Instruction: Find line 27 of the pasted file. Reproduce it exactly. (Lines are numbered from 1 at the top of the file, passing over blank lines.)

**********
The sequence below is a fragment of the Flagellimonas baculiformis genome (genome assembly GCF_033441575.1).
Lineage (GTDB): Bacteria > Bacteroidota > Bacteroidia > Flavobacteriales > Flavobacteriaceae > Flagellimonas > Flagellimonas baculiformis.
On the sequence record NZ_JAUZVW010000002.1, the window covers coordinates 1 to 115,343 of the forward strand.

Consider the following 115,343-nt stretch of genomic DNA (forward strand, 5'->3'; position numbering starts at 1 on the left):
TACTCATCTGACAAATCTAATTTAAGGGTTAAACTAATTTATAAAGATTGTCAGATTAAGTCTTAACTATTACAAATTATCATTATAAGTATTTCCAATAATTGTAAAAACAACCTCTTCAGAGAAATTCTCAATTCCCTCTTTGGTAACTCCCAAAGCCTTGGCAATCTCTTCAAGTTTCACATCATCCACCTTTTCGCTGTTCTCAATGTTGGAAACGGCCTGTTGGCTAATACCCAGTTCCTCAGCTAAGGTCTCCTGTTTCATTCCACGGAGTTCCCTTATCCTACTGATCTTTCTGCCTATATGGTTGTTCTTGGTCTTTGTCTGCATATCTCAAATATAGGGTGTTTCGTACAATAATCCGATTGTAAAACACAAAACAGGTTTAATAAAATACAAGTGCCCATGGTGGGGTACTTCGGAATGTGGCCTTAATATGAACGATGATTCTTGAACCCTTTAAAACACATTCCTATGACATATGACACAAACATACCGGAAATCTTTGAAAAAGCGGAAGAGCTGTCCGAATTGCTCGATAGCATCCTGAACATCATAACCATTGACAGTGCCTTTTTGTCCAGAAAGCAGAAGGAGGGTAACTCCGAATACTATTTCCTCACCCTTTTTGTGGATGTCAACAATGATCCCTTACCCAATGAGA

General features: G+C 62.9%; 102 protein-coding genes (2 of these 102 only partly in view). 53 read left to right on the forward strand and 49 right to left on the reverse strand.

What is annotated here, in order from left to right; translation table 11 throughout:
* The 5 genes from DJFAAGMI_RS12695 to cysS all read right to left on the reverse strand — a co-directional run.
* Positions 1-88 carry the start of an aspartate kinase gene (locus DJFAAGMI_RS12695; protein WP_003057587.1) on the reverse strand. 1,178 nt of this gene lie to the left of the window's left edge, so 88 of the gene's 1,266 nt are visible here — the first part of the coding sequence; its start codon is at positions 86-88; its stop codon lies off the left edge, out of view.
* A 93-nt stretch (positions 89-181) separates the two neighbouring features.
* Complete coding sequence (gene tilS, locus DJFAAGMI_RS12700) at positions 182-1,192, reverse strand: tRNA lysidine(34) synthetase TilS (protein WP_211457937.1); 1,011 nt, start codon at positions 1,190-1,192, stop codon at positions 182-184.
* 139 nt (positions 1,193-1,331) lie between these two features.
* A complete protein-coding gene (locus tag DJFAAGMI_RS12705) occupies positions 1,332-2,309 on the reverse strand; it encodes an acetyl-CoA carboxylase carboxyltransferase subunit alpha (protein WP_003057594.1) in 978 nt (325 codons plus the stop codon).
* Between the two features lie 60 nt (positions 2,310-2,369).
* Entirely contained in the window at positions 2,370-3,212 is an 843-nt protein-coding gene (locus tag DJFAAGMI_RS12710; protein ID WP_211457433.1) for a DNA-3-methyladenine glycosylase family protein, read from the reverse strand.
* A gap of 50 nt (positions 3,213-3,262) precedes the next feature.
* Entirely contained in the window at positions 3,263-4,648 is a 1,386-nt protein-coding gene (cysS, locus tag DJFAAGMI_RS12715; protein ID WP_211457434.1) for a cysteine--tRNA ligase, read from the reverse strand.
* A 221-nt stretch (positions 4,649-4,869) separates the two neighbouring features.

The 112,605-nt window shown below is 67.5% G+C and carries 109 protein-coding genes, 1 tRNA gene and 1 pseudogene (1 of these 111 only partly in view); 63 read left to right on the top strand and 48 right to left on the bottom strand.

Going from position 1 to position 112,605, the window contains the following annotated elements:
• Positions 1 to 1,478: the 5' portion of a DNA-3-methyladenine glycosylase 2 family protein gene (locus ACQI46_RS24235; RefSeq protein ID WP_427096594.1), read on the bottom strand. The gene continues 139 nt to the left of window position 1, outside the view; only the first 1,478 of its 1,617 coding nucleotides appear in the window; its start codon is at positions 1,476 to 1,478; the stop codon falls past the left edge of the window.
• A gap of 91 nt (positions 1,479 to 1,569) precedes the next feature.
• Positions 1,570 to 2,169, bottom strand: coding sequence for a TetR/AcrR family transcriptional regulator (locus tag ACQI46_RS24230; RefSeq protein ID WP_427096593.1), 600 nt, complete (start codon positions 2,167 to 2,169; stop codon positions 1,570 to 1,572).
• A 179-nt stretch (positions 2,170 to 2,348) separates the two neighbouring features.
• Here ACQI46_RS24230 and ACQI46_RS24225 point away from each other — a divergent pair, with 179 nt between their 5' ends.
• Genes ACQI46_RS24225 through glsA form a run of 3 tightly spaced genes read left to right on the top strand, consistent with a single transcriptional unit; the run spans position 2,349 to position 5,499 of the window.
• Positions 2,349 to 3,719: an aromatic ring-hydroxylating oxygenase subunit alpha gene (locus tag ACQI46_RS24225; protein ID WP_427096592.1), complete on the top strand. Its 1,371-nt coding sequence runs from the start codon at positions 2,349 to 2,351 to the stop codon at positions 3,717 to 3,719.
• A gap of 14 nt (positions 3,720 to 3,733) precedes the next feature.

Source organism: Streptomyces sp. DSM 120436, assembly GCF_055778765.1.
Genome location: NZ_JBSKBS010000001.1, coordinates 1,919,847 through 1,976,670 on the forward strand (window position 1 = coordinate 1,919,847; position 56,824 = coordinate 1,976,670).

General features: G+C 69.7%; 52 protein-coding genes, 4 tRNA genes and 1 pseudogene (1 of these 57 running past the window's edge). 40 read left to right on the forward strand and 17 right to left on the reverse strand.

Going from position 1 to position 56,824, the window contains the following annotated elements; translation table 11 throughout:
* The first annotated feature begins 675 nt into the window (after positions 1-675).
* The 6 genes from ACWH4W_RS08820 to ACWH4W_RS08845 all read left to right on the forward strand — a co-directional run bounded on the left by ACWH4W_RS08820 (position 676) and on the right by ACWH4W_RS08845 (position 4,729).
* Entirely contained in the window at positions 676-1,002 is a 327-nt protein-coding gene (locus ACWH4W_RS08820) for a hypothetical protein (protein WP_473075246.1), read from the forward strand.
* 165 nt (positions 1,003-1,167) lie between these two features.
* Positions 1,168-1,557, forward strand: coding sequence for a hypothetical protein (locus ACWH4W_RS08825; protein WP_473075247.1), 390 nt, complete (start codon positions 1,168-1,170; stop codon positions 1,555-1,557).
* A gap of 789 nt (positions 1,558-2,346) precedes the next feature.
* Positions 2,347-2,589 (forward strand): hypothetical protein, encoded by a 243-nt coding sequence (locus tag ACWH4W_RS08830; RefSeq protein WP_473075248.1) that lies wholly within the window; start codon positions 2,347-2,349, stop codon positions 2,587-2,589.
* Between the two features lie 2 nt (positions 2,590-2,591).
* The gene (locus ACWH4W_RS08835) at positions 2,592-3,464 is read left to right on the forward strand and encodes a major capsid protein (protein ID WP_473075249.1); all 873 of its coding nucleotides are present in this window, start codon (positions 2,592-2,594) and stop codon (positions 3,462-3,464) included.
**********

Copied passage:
• Positions 2,349 to 3,719: an aromatic ring-hydroxylating oxygenase subunit alpha gene (locus tag ACQI46_RS24225; protein ID WP_427096592.1), complete on the top strand. Its 1,371-nt coding sequence runs from the start codon at positions 2,349 to 2,351 to the stop codon at positions 3,717 to 3,719.